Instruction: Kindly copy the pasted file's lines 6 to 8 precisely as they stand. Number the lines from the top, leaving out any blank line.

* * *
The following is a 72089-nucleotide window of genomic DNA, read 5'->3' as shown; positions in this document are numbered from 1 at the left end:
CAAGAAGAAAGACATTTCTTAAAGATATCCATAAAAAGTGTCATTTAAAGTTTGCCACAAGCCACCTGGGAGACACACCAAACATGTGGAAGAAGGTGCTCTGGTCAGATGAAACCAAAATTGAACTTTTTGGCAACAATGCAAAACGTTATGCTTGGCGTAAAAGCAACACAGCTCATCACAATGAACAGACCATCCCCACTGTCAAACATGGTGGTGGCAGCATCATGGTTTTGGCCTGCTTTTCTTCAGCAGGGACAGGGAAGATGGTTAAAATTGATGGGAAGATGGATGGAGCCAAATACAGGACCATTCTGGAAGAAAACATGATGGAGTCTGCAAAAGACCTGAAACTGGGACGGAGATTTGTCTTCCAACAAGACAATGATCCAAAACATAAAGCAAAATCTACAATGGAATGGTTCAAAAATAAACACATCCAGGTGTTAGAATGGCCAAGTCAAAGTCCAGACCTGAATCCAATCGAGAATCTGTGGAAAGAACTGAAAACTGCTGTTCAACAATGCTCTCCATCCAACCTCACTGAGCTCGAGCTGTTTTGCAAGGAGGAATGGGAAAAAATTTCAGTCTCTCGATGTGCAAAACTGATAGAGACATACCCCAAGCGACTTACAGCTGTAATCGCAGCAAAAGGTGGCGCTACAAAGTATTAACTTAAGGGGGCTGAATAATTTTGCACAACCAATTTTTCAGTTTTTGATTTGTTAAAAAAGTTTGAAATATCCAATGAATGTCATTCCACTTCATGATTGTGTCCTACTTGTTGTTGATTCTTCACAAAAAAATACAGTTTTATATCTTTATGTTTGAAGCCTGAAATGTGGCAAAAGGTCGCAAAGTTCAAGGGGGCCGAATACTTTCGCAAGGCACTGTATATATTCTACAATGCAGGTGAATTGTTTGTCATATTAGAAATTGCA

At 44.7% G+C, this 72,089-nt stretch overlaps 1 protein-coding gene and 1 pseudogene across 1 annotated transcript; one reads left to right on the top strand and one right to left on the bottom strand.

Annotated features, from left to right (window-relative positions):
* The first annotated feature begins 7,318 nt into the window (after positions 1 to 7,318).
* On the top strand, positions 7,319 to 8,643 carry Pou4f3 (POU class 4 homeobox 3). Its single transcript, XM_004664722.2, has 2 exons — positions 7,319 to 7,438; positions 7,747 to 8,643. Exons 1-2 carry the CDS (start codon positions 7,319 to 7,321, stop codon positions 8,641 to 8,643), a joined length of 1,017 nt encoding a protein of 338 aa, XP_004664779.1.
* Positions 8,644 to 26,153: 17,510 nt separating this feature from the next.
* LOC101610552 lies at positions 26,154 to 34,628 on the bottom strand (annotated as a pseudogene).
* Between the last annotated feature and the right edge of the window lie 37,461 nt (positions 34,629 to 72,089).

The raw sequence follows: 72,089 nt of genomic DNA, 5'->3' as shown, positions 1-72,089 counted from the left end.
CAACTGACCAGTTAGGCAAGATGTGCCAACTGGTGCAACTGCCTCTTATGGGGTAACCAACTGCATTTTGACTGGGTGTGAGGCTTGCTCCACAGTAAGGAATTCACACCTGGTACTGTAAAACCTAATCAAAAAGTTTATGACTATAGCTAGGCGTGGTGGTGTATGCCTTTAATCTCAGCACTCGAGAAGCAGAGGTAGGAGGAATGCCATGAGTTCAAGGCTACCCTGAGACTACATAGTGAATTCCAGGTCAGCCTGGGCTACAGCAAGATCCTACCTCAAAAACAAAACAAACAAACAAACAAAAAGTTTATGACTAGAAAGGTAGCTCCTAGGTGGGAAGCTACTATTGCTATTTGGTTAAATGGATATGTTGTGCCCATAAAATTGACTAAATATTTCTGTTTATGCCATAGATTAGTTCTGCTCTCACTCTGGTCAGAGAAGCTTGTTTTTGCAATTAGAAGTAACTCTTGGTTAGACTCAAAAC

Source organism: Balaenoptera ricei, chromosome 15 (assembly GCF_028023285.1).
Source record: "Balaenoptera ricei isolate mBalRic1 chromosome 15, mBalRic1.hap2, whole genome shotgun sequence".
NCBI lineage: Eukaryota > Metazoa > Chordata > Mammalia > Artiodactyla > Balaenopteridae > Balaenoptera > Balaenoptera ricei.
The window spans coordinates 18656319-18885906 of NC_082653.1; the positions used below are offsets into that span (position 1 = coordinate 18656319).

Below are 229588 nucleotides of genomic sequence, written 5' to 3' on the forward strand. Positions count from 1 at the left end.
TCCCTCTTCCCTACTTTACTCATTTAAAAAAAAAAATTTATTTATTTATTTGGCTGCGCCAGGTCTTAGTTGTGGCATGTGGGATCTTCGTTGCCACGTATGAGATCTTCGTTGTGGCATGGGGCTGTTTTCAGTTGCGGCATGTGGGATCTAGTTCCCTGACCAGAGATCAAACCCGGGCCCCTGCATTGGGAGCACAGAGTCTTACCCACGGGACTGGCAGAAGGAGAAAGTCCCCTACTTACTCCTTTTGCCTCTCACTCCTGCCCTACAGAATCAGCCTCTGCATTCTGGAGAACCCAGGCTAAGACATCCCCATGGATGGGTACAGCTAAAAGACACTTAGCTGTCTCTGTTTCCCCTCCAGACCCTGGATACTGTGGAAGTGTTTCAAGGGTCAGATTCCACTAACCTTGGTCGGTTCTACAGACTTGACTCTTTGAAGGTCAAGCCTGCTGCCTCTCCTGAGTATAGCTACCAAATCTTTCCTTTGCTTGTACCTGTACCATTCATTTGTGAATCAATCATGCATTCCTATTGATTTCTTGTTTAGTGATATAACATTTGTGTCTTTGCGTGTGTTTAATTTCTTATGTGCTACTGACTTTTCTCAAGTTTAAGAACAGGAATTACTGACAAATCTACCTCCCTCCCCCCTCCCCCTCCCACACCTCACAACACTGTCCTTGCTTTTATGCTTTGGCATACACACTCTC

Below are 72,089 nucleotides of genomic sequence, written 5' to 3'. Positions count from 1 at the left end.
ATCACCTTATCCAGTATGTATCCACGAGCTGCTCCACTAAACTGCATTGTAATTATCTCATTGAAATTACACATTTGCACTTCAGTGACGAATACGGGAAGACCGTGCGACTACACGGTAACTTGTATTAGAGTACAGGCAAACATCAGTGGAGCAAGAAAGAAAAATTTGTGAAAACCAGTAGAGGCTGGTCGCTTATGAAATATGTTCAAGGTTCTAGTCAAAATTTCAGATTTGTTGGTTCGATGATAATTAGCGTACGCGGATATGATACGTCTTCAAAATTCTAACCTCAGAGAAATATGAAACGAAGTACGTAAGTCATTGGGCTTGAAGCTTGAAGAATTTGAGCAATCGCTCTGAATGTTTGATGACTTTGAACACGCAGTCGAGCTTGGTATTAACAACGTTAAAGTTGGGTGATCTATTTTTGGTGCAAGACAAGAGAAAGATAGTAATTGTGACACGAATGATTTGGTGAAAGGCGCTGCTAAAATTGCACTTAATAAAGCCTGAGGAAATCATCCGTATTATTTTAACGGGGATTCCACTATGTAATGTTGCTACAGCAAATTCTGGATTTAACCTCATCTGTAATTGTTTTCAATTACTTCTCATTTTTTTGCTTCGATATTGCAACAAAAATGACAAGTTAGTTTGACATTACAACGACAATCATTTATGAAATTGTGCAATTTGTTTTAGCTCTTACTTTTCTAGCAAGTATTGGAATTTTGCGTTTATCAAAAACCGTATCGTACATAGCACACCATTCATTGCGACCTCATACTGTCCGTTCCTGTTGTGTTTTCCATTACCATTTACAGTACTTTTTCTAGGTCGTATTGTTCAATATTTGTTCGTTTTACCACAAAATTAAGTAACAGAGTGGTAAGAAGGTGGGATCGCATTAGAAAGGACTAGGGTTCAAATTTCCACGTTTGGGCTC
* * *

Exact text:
* On the top strand, positions 7,319 to 8,643 carry Pou4f3 (POU class 4 homeobox 3). Its single transcript, XM_004664722.2, has 2 exons — positions 7,319 to 7,438; positions 7,747 to 8,643. Exons 1-2 carry the CDS (start codon positions 7,319 to 7,321, stop codon positions 8,641 to 8,643), a joined length of 1,017 nt encoding a protein of 338 aa, XP_004664779.1.
* Positions 8,644 to 26,153: 17,510 nt separating this feature from the next.
* LOC101610552 lies at positions 26,154 to 34,628 on the bottom strand (annotated as a pseudogene).